Emma was born March 10, 2011. “The paternity lawsuit was filed right after the birth of the child,” Begin said.
The three parents feuded in court for nearly two years. A trial was set for Jan. 31, 2013.
A week before trial, Gerina, Italiano, Filippazzo and their attorneys settled the case privately.
Before posing for photos with the three parents and Emma, Miami-Dade Circuit Court Judge Antonio Marin approved the settlement and the court adoption clerk submitted paperwork for Emma’s new birth certificate:
• Birth mother Italiano, a retail saleswoman, received “sole parental responsibility,” Begin said.
• Filippazzo, a financial services professional, legally adopted Emma.
• The state recognized Gerina as Emma’s father and he was granted time with her. For the next two years, he can visit Emma twice a week; after she turns 4, overnight visitations will be discussed. All visits must be pre-arranged and at the mothers' discretion.
“The mothers are in charge. I’m just going to spend time with her. They are the parents,” Gerina said.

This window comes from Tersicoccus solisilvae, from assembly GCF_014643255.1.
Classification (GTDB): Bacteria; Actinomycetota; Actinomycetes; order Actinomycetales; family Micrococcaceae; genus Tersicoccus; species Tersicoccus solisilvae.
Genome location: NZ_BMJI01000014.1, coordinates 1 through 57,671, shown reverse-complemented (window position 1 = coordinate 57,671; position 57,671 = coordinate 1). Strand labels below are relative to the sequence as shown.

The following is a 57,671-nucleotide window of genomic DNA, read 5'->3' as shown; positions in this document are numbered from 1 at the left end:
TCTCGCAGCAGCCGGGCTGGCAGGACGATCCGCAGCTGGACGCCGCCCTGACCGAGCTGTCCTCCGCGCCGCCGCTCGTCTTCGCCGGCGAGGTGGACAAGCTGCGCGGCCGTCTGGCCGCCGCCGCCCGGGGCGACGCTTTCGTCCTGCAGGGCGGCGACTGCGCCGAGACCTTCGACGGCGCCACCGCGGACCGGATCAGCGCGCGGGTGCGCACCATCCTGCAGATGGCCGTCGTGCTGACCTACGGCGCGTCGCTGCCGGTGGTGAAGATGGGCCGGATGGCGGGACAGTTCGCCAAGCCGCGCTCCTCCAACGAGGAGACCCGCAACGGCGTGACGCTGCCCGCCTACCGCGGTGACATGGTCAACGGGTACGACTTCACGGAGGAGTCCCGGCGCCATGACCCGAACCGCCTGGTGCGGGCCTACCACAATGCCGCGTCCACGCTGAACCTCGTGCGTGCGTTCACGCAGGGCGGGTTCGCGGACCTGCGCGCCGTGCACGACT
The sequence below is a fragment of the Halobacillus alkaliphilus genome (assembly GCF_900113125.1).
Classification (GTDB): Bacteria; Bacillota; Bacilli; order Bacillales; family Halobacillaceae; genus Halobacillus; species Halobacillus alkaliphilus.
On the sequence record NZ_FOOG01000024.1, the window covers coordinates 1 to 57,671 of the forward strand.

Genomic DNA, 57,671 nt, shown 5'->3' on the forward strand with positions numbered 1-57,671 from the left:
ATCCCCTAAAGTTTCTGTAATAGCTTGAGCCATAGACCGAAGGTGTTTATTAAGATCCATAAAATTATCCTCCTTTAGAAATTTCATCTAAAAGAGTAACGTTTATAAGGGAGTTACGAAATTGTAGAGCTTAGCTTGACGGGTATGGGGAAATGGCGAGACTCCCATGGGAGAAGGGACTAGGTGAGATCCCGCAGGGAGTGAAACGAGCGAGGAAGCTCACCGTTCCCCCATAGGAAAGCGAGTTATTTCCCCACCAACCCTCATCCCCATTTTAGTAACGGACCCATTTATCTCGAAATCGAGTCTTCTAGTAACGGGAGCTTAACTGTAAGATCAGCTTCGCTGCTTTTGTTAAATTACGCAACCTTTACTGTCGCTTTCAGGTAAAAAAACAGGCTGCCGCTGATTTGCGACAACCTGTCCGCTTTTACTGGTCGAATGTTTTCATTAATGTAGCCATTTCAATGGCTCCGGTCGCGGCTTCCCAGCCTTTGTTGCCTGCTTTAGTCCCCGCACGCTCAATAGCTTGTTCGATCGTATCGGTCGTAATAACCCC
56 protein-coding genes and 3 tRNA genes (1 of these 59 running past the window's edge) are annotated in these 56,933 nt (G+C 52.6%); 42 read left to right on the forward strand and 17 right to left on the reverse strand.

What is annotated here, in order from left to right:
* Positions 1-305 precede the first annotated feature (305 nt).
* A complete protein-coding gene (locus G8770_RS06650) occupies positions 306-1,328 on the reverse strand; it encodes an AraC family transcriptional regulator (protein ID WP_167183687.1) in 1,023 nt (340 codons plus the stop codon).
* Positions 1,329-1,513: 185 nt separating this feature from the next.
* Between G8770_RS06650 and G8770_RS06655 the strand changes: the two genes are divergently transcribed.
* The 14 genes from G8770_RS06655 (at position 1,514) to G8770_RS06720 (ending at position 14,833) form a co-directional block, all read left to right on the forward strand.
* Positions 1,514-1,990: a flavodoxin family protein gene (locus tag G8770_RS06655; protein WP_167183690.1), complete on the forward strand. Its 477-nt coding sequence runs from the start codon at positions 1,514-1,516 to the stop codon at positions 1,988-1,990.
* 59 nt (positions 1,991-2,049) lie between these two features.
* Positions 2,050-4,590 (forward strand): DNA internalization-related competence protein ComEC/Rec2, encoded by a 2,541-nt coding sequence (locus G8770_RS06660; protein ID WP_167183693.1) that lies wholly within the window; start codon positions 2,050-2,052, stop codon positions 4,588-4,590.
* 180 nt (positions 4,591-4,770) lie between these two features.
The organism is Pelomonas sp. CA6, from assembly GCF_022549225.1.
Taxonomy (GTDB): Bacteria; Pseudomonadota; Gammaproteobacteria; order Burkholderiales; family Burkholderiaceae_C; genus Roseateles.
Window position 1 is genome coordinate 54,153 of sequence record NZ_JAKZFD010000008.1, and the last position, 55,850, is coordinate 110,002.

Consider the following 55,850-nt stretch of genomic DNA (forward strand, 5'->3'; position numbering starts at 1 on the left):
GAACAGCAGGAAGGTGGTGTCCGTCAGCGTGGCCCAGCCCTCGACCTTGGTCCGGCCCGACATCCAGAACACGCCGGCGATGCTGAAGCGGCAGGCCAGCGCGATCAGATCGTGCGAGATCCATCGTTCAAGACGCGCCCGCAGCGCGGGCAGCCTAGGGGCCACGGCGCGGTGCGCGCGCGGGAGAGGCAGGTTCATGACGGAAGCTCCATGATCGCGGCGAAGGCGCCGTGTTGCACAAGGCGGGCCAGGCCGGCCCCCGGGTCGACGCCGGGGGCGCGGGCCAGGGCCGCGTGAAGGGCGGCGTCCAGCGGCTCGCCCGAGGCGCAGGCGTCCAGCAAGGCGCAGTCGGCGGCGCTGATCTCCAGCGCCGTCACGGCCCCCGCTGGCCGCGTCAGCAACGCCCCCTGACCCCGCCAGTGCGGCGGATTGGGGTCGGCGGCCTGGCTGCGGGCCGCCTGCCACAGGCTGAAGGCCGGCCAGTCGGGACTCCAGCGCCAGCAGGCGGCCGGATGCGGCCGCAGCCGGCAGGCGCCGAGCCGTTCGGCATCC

Along with having all decision-making responsibilities, the mothers will support Emma.
Begin won’t say exactly how much the three parents spent on legal fees. “All of the parties involved in this could have funded this little girl’s college tuition, and paid their attorneys instead,” she said. “One-tenth of that would have been what it cost to handle this properly.”
Miami Beach attorney Elizabeth Schwartz, who specializes in alternative families, said all this expense and family drama could have been avoided if the prospective parents had hired lawyers from the very start.
“This messy situation is too common, these undefined relationships where you’re leaving it up to a judge to decide whether he’s a donor or a father,” Schwartz said. “Ideally, you would have created a legal document that would define everyone’s parental rights and clearly articulate the nature of everyone’s relationship to the child. They can have all the conversations they want, but once that little child is born, all bets are off.”
Begin agrees. “All parties should go to an attorney versed in this area of law, because it is a unique area of law. Make sure it’s reduced to a written agreement with all the formalities,” she said. “Please don’t pull things off the Internet and play your own attorney. And just because a document is legally produced in one state, doesn’t mean that it’s legally valid in Florida.”
Gerina said he and the other parents have learned their lesson. Good thing. They already are talking about giving Emma a baby brother or sister.
Next time, Begin warned the three, work out the details before anyone gets pregnant.
“God forbid you don’t put together a written agreement,” she told them, “I’ll knock on your door and slap you all.”